Very often I’m called upon to troubleshoot PCs belonging to friends and relatives. While poking around for problems, I almost always encounter the same oddity: a Web browser packed with toolbars. Sometimes I’ll find two or three of them, sometimes even more.
Maybe it’s a Yahoo toolbar — for someone who’s not a Yahoo user. Maybe it’s a security toolbar from the likes of McAfee — even though the user runs Norton anti-virus. Very often it’s some weird shopping or promotional toolbar I’ve never heard of.
Invariably I ask the question: “Where did these come from?” The response is always the same: “I don’t know.”
Psst. I know. Most likely, those toolbars came from you.
Well, okay, you didn’t write the code, but there’s a very good chance you allowed them to be add to your browser. That’s because software developers often sneak toolbars into their installers, and users often click right past the option to opt out.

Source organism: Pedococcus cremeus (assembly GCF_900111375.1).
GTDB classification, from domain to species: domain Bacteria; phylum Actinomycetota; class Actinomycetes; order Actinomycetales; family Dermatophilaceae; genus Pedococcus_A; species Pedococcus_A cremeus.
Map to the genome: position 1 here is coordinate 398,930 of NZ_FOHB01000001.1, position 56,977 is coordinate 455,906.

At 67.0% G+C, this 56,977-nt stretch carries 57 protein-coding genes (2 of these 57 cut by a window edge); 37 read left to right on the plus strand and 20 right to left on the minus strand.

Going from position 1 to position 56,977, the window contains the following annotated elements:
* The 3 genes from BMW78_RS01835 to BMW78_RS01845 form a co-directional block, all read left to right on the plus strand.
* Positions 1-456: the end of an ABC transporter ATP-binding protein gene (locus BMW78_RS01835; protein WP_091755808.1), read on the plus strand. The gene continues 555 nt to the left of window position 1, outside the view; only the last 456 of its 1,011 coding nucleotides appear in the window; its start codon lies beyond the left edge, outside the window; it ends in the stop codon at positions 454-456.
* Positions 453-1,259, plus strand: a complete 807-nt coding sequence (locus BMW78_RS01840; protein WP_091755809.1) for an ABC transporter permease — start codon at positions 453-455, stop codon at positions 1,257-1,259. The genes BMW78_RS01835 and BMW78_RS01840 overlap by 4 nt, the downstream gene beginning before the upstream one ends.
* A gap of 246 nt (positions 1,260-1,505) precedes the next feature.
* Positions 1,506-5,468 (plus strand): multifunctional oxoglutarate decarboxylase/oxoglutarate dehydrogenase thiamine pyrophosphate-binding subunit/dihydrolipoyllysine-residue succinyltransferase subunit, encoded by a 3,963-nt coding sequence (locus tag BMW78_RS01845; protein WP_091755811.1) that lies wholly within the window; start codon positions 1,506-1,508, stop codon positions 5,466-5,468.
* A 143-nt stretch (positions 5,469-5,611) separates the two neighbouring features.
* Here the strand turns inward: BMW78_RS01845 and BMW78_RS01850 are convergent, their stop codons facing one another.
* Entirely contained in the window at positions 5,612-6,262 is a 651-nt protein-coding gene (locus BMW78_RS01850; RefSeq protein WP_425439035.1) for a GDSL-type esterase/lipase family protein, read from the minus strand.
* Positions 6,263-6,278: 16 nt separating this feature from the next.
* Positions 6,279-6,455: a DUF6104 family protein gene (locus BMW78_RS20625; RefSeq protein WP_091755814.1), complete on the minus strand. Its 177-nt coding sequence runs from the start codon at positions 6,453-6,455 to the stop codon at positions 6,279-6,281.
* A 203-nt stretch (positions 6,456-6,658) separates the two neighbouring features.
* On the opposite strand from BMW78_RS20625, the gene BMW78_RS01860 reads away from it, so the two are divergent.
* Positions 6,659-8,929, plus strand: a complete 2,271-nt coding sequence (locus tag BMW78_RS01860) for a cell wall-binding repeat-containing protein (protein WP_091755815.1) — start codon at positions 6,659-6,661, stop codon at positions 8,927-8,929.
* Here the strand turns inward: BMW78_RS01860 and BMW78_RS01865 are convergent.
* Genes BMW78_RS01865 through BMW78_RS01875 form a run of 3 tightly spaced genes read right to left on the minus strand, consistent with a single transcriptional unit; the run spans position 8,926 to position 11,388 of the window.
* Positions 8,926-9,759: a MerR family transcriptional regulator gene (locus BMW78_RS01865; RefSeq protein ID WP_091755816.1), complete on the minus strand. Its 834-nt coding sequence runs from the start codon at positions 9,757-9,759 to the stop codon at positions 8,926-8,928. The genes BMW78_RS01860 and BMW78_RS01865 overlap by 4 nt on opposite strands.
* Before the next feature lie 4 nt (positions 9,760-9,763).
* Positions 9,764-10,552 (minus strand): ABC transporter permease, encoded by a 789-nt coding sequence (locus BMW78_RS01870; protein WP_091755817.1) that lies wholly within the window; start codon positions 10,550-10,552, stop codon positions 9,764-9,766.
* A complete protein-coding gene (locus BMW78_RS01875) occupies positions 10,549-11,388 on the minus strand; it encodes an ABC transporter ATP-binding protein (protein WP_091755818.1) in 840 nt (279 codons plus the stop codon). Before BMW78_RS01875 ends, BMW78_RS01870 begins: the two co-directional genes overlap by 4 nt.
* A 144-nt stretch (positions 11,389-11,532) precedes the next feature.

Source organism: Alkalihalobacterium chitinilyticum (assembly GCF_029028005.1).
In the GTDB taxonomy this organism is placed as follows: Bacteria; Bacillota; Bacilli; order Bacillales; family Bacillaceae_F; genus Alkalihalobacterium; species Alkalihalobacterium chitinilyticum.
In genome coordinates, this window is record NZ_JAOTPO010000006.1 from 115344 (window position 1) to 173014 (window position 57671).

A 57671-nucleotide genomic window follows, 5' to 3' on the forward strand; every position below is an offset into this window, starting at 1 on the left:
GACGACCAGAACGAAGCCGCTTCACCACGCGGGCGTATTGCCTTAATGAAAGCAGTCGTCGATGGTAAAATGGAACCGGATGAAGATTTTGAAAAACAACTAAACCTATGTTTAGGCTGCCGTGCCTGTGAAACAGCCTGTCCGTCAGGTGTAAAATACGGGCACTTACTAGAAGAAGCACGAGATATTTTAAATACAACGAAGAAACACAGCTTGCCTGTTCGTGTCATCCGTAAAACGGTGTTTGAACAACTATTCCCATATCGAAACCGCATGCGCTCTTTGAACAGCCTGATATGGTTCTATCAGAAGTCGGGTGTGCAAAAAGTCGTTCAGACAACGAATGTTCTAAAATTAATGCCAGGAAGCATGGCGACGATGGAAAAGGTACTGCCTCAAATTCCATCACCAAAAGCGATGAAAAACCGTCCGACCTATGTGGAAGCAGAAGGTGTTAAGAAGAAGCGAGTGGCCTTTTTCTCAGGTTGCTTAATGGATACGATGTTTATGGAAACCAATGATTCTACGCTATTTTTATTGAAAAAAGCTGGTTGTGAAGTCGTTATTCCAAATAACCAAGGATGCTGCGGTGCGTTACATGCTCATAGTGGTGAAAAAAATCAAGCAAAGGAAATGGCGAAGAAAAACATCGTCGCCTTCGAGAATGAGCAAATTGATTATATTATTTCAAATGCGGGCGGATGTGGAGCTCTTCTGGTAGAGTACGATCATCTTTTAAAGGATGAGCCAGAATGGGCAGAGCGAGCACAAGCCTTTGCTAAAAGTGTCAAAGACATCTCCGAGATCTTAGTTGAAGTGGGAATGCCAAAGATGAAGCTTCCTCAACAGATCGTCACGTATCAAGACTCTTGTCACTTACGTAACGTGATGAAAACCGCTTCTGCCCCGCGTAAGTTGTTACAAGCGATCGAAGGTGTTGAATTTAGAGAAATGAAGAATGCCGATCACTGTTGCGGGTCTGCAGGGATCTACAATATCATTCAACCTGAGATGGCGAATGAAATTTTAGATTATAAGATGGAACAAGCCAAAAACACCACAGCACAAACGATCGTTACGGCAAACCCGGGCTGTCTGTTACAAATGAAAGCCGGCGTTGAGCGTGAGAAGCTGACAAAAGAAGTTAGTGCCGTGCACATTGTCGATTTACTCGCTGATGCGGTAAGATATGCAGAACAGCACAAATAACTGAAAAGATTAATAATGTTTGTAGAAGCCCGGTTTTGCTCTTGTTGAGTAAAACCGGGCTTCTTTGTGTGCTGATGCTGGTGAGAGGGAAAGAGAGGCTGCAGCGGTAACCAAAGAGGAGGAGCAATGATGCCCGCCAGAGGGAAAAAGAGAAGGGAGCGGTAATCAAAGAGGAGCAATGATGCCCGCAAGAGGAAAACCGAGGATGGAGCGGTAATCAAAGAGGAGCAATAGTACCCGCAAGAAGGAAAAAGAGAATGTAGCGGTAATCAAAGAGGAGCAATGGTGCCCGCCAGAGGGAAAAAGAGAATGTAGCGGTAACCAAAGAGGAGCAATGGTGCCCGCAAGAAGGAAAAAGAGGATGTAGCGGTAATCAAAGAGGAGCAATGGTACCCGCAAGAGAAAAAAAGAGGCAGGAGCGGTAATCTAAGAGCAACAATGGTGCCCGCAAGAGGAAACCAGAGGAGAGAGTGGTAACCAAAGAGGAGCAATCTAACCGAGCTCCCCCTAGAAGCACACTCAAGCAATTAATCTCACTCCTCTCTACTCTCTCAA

For example, I recently had to update my Java installation, a hassle that happens so often, when the time comes that I can’t take the nagging any longer, I usually just click through the installation as quickly as possible.
Ah, but my keen eye noticed that Java wanted to install the Ask Toolbar along the way (and make it my default search tool!). It was simple enough to clear the checkbox and bypass installing Ask, but for someone who isn’t paying close attention or doesn’t know any better, bam: new toolbar. Bad Java. Bad! I noticed something very similar recently when test-driving a Slimware utility.
The problem with all these toolbars is they slow down your browser, add clutter to your screen, and even increase the risk of virus and spyware infections. (That said, some toolbars are the result of spyware, so it’s not always the user’s fault.)
The moral of the story: When you install a new program, especially if it’s freeware or shareware, don’t just blindly click through each page of its installer. Take your time, and make sure you’re not inadvertently agreeing to install a toolbar.